Not all about research

However, there are some potential problems that young universities such as NTU should be aware of. Some young universities come under the public criticism of focusing too much on research, neglecting teaching as a result. Because publishing more papers in tier-one journals and getting more citations is the most efficient way to increase one’s ranking, many universities verge on the extreme of compromising teaching for the sake of research. In response to the problem, the QS has decreased the weightage of academic research, so that other aspects become more important in contrast. However, academic activity is still the most important criterion. A university must resist the obsession with ranking, which does not mean anything without a vibrant environment for learning. In reality, NTU generally strikes a good balance between the two. The URECA program can be one good example. The Koh Boon Hwee Scholars Awards encourage students to identify inspiring teachers for recognition. It is important that NTU stays long term in perspective, as its reputation through words of mouths by students and alumni can be a better promoter than a mere ranking by an agency.

Where is the identity?

Moreover, it is important that NTU creates its own culture and identity. Many western universities are well known not just for their world-class learning environment; they are also famous for their unique history, their architecture and peculiar student cultures and festivals. To be fair, it takes hundreds of years to develop an identity. Young universities have a harder time to compete with established ones for hardware as well as the intangible software of culture. What is the first word that comes into people’s mind when they hear NTU? How are students in NTU different from students in NUS and other local institutions? Will the unique NTU spirit be a reason for high school students to place NTU as their first choice? In such aspects, NTU has a longer way to go. But it is also not ideal to wear multiple hats at the same time. If improving international status is the priority now, the administration can try to explore cultural creation at a slower pace. Perhaps the Chinese heritage is something NTU can take advantage of? Perhaps its combination of business and engineering can produce batches of technopreneurs who can make Singapore into the Silicon Valley in the East? The possibilities are endless.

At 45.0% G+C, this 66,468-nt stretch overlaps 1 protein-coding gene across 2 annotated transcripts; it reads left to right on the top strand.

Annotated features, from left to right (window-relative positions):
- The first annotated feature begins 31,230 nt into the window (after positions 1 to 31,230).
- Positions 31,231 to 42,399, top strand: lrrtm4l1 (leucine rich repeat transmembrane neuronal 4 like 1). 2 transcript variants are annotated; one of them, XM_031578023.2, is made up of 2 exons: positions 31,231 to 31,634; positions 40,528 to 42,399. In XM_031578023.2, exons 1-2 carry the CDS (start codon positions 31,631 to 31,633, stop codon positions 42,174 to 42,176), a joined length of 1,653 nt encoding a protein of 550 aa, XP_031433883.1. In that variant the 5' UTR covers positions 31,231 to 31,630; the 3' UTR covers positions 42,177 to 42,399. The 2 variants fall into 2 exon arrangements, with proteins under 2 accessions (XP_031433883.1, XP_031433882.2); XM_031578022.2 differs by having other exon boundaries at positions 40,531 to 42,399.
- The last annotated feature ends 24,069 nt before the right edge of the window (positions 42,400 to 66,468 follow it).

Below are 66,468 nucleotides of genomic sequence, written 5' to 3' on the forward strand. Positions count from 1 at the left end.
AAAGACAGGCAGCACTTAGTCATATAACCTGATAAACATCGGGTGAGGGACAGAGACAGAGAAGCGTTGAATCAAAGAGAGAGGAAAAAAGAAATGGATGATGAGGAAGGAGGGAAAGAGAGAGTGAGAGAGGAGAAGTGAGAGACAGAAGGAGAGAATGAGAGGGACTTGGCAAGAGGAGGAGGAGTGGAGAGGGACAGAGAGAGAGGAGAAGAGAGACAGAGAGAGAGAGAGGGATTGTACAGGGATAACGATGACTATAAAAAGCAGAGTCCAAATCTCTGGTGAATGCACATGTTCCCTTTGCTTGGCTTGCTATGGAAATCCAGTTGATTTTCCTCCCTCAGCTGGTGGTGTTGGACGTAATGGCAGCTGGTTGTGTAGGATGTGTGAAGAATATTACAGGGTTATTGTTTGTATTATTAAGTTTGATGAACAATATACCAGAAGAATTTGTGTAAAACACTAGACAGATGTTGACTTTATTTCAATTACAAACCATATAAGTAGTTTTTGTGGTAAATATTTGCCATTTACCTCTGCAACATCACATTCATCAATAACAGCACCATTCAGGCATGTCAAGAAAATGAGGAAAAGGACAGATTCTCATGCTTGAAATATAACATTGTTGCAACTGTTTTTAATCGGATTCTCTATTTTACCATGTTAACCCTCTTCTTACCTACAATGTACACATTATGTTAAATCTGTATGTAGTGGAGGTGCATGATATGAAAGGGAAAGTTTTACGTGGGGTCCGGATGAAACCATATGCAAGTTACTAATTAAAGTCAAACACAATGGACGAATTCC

While we need to appreciate the recognition from QS, we should not forget that the highest recognition is from students themselves. We are still observing the phenomenon of many talented Singaporean students going overseas for education given the chance and ability. If one day we can retain more local talents to educate locally and even attract students from the other part of the hemisphere, we will know that NTU and Singapore has truly become a hub for global education.